Figure 1
Figure 1

Schematic of a deformable particle gel through a narrow channel. The channel total length is 60 μm, the largest and smallest height of channels are 25 μm and 7 μm, respectively, and the particle-throat diameter ratio is 1.43. The length of the throat part is 15 μm and the length of the transition part equals to the height of the wall.

Figure 2
Figure 2

Variation in pressure difference versus particle position in the simulation model.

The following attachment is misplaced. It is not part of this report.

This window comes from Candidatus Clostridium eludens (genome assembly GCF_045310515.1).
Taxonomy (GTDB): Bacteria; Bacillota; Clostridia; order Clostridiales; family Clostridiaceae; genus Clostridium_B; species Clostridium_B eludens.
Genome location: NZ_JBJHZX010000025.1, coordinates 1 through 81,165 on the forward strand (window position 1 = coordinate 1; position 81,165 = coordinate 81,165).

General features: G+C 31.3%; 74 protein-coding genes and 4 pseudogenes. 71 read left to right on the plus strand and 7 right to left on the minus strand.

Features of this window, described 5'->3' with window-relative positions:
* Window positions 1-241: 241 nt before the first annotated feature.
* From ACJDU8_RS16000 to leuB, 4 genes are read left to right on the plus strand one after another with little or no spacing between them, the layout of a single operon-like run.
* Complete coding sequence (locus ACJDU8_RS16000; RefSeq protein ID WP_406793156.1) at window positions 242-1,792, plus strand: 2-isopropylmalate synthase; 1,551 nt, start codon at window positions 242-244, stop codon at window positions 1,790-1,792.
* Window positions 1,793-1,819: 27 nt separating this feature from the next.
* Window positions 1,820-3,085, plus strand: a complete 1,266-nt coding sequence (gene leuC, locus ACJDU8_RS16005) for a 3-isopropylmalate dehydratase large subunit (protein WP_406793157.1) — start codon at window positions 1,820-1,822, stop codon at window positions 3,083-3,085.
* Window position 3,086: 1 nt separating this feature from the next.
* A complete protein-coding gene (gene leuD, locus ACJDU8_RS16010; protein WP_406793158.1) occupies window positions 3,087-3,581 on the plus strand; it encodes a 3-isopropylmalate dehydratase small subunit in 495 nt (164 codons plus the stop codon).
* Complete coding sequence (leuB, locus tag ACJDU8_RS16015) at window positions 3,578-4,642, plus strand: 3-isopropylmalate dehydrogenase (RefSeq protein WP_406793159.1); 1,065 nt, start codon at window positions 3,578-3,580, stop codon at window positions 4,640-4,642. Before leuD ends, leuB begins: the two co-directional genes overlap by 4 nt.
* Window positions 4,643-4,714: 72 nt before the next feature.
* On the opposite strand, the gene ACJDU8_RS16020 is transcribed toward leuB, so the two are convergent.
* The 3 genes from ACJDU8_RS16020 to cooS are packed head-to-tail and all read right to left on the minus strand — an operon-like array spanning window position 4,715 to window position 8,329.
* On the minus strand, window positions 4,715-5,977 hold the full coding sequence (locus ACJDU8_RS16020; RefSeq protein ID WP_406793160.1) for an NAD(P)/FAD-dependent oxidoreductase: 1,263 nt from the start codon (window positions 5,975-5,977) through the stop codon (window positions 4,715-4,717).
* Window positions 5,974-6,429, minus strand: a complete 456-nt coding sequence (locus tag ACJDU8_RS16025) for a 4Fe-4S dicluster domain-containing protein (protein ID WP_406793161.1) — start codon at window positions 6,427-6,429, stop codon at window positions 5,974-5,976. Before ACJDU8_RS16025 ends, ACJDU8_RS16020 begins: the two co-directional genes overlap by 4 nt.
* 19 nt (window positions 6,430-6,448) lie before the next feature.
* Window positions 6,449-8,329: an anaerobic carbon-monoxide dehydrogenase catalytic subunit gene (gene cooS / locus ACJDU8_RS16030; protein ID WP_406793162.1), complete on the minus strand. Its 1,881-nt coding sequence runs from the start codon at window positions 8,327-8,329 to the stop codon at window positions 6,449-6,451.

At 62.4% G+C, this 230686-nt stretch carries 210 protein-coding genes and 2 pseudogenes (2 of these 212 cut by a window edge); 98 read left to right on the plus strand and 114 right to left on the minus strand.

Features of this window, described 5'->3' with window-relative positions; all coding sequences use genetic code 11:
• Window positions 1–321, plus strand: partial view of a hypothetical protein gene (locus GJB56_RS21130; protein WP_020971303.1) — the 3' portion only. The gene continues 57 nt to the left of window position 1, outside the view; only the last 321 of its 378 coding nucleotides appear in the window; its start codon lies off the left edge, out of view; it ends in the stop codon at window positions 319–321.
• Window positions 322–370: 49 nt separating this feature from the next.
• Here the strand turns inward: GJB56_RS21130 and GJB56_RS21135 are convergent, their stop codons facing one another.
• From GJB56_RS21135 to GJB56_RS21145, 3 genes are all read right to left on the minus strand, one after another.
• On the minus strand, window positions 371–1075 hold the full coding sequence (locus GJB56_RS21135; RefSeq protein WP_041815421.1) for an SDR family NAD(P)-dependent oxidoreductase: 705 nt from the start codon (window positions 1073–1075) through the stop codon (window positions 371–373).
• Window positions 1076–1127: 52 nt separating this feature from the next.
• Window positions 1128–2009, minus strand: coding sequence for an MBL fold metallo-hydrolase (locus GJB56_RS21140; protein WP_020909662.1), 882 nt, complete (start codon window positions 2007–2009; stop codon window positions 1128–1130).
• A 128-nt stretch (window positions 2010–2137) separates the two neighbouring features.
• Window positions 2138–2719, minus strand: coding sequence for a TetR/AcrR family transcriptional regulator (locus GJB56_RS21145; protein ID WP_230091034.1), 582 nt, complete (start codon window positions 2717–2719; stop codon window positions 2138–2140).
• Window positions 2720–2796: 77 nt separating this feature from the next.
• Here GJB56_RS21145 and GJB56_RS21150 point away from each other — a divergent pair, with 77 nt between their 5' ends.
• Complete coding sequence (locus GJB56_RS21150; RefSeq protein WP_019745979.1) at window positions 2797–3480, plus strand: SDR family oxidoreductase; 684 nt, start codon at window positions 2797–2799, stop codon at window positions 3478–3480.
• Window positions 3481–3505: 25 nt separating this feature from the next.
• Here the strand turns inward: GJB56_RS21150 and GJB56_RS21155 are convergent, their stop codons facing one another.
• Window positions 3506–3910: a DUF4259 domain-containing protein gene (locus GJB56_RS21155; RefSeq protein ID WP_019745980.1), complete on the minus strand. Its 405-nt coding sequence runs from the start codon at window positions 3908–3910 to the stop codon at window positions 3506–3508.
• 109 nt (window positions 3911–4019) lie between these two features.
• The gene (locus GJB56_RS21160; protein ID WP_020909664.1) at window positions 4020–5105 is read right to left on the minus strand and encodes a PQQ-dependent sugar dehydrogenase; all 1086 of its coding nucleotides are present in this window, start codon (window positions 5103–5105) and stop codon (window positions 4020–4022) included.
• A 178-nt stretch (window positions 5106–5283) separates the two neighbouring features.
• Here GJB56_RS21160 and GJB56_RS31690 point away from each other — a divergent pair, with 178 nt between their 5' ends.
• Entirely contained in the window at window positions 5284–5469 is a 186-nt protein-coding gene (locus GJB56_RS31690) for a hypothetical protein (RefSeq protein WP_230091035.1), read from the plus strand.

As shown in Fig. 2, the pressure difference relies on the position and the deformability of particle. The pressure difference remains relatively low before the particle reaches the throat (see Fig. 2-stage 1). When the particle enters the throat preliminarily, the pressure difference mainly exists in the slit between particle and wall, shown in Fig. 2-stage 2, and pressure difference reaches the high-pressure difference stage when it goes into the throat completely, shown in Fig. 2-stage 2. However, when the particle is ready to go out, the particle will block the inflection point of the channel width due to the low pressure outside and deformation energy release in the front part of the particle. The pressure difference will increase rapidly, reaching the first peak (see Fig. 2-stage 3). Because of the detachment of the particle to the throat, the pressure difference will decrease rapidly (see Fig. 2-stage 4). There is a transition region between the wide channel and throat, the velocity of the back part of the particle is larger than the front part, its vertical diameter will become large and block the transition part because of the deformation of the particle, the pressure difference will reach the second pick, as shown in Fig. 2-stage 5. Finally, the particle recover to the original shape in the flow field, the pressure difference to the original low level, as shown in Fig. 2-stage 6.